2017-01-01

    Background/Objective The heating of the fluids used in electronic cigarettes (“e-cigarettes”) used to create “vaping” aerosols is capable of causing a wide range of degradation reaction products. We investigated formation of benzene (an important human carcinogen) from e-cigarette fluids containing propylene glycol (PG), glycerol (GL), benzoic acid, the flavor chemical benzaldehyde, and nicotine. Methods/Main results Three e-cigarette devices were used: the JUULTM “pod” system (provides no user accessible settings other than flavor cartridge choice), and two refill tank systems that allowed a range of user accessible power settings. Benzene in the e-cigarette aerosols was determined by gas chromatography/mass spectrometry. Benzene formation was ND (not detected) in the JUUL system. In the two tank systems benzene was found to form from propylene glycol (PG) and glycerol (GL), and from the additives benzoic acid and benzaldehyde, especially at high power settings. With 50:50 PG+GL, for tank device 1 at 6W and 13W, the formed benzene concentrations were 1.9 and 750 μg/m3. For tank device 2, at 6W and 25W, the formed concentrations were ND and 1.8 μg/m3. With benzoic acid and benzaldehyde at ~10 mg/mL, for tank device 1, values at 13W were as high as 5000 μg/m3. For tank device 2 at 25W, all values were ≤~100 μg/m3. These values may be compared with what can be expected in a conventional (tobacco) cigarette, namely 200,000 μg/m3. Thus, the risks from benzene will be lower from e-cigarettes than from conventional cigarettes. However, ambient benzene air concentrations in the U.S. have typically been 1 μg/m3, so that benzene has been named the largest single known cancer-risk air toxic in the U.S. For non-smokers, chronically repeated exposure to benzene from e-cigarettes at levels such as 100 or higher μg/m3 will not be of negligible risk. PMID:28273096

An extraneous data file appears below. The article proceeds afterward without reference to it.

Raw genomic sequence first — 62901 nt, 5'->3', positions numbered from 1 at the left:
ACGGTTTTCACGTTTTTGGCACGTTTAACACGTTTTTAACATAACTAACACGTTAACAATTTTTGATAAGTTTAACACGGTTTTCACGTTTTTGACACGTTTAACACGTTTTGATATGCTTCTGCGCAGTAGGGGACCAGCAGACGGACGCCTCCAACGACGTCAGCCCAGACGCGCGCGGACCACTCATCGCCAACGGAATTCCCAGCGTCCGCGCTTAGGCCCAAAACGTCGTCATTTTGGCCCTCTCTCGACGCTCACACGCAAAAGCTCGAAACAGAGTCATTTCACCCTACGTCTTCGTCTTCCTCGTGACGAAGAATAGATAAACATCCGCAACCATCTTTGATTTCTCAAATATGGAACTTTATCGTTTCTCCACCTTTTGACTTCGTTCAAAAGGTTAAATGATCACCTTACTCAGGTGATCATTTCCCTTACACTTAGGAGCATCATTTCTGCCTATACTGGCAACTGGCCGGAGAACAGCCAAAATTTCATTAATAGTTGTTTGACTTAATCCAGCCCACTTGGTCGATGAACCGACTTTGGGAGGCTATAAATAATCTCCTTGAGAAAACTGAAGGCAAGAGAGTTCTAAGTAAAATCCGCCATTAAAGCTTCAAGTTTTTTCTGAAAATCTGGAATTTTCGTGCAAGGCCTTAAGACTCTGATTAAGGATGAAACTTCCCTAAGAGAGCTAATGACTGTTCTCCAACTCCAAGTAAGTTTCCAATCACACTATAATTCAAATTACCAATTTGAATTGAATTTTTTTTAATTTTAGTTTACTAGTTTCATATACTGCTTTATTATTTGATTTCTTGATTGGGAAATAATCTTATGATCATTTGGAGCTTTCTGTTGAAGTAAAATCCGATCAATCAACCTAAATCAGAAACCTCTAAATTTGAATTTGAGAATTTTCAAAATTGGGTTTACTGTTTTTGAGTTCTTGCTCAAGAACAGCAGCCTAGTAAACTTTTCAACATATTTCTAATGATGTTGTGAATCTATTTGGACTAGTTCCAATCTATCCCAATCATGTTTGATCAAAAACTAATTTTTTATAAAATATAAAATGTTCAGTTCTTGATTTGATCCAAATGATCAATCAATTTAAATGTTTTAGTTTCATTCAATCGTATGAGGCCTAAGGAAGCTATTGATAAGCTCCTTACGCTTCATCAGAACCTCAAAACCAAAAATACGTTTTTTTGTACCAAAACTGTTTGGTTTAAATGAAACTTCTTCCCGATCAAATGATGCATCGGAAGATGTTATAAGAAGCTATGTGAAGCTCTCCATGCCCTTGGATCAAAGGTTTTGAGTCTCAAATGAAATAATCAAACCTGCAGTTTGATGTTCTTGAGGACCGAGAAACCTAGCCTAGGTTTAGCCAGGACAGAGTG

6. Biomarkers of internal dose for the assessment of environmental exposure to benzene.

    PubMed

    Lovreglio, Piero; D'Errico, Maria Nicolà; Fustinoni, Silvia; Drago, Ignazio; Barbieri, Anna; Sabatini, Laura; Carrieri, Mariella; Apostoli, Pietro; Soleo, Leonardo

    2011-10-01

    The urinary excretion of t,t-muconic acid (t,t-MA), S-phenylmercapturic acid (SPMA) and urinary benzene and the influence of a smoking habit and of exposure to urban traffic on the urinary excretion of these biomarkers were investigated in 137 male adults from the general population. All subjects were not occupationally exposed to benzene and resident in two cities in Puglia (Southern-Italy). Environmental exposure to benzene was measured using passive personal samplers. The biomarkers t,t-MA, SPMA and urinary benzene were determined in urine samples collected from each subject at the end of the environmental sampling. The percentage of cases above the limit of detection was higher for SPMA and urinary benzene in smokers than in non-smokers, and for airborne benzene and urinary benzene in subjects exposed to urban traffic. Airborne benzene was correlated with the time spent in urban traffic during the environmental sampling. Among the biomarkers, urinary benzene was found to be correlated with airborne benzene only in non-smokers, and with the time spent in urban traffic, both in smokers and non-smokers considered together, and in non-smokers only. Finally, multiple regression analysis showed that the urinary excretion of all the biomarkers was dependent on the number of cigarettes smoked per day and, for urinary benzene, also on the time spent in urban traffic. In conclusion, urinary benzene seems to be a more valid biomarker than t,t-MA and SPMA to assess environmental exposure to extremely low concentrations of benzene. Cigarette smoking prevailed over traffic exhaust fumes in determining the internal dose of benzene.